One day he explained how to skip school. He would call the school nurse and report that his daughter had developed flu symptoms and he was calling to warn her that there may be a brewing epidemic on campus, and then tell her that his daughter would be staying home today, and probably the rest of the week, just to be certain. Then he hung up the phone and said, “That’s all there is to it. You’re out for the rest of the week.”
At first they watched TV and played video games with the curtains closed. In China the police would stop to interrogate any school age child during school hours. But that evening when she called her closest friend and explained what had happened, Xi was told that Mark was telling her the truth. No one would question her unless she called attention to herself. So the next day she allowed herself to be convinced into going to the movies and later they shared a pizza where he worked. She blushed when she realized he was suggesting that they were on a date. Xi used some of the money her father had sent for extras on her ticket and some money for gas, since Mark got their pizza for free and she drank only water.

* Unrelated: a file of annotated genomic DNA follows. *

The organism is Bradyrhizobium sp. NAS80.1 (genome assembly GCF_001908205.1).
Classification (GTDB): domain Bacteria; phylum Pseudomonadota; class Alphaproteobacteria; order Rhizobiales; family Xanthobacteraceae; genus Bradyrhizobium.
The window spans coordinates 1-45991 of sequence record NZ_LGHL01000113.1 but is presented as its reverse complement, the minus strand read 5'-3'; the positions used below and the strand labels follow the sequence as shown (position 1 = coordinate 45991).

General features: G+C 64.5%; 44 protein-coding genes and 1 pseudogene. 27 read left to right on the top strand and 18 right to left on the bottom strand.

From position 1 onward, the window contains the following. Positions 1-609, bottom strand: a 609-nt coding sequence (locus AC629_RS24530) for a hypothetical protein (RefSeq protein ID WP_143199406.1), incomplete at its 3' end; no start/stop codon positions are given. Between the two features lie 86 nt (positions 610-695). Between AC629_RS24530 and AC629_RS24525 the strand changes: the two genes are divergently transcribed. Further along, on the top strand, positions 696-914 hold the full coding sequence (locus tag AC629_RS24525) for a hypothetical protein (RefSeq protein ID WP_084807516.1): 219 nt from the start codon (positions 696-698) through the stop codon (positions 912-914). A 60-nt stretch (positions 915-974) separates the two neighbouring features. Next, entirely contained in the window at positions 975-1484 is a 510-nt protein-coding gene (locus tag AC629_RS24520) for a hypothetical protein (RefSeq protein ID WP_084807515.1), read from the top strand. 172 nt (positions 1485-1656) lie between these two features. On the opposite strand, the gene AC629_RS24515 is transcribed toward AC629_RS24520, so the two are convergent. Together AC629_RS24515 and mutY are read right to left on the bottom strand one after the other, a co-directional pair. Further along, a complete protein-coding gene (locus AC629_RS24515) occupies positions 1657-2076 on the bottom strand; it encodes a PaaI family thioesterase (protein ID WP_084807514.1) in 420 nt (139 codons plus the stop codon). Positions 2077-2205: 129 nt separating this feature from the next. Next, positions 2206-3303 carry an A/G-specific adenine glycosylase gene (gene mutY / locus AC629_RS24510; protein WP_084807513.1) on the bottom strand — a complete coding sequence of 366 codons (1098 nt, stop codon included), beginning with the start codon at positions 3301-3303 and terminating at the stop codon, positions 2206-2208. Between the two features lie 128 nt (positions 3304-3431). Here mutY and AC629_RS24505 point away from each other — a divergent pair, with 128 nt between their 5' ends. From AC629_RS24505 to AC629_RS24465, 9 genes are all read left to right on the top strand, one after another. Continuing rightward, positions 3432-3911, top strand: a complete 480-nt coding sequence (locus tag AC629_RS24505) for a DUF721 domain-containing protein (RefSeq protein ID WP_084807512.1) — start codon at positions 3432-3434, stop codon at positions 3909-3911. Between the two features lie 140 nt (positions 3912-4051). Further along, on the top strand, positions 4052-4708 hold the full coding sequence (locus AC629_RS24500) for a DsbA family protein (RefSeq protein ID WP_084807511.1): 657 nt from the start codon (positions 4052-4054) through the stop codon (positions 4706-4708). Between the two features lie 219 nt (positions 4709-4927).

When the school year was over, Mark and his mom and dad drove the four of them down the coast, staying in San Francisco, and then driving down to L.A. At Disneyland, Mark played Whack-a-Mole until he won a large panda bear and handed it to Xi. It was almost as tall as she was.